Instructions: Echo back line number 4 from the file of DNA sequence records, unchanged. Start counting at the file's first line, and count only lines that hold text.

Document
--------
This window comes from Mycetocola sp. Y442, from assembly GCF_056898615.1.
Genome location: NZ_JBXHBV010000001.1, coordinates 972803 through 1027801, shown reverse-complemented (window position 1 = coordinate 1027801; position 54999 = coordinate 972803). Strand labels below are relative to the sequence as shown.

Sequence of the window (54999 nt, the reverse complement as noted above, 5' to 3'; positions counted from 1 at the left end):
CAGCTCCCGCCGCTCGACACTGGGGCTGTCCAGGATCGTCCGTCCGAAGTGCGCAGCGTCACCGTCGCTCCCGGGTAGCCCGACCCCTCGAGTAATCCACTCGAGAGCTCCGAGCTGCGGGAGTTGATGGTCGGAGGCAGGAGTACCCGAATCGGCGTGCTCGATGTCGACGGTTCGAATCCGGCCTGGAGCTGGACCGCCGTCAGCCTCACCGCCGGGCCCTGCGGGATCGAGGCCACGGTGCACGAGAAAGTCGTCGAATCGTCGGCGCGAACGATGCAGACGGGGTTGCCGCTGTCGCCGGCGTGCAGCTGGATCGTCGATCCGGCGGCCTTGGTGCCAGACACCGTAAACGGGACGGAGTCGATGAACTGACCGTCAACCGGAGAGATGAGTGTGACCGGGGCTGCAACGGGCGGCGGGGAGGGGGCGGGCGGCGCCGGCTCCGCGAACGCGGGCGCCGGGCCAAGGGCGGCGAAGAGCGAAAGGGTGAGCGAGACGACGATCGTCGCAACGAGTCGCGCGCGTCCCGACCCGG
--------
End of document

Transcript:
CAGCTCCCGCCGCTCGACACTGGGGCTGTCCAGGATCGTCCGTCCGAAGTGCGCAGCGTCACCGTCGCTCCCGGGTAGCCCGACCCCTCGAGTAATCCACTCGAGAGCTCCGAGCTGCGGGAGTTGATGGTCGGAGGCAGGAGTACCCGAATCGGCGTGCTCGATGTCGACGGTTCGAATCCGGCCTGGAGCTGGACCGCCGTCAGCCTCACCGCCGGGCCCTGCGGGATCGAGGCCACGGTGCACGAGAAAGTCGTCGAATCGTCGGCGCGAACGATGCAGACGGGGTTGCCGCTGTCGCCGGCGTGCAGCTGGATCGTCGATCCGGCGGCCTTGGTGCCAGACACCGTAAACGGGACGGAGTCGATGAACTGACCGTCAACCGGAGAGATGAGTGTGACCGGGGCTGCAACGGGCGGCGGGGAGGGGGCGGGCGGCGCCGGCTCCGCGAACGCGGGCGCCGGGCCAAGGGCGGCGAAGAGCGAAAGGGTGAGCGAGACGACGATCGTCGCAACGAGTCGCGCGCGTCCCGACCCGG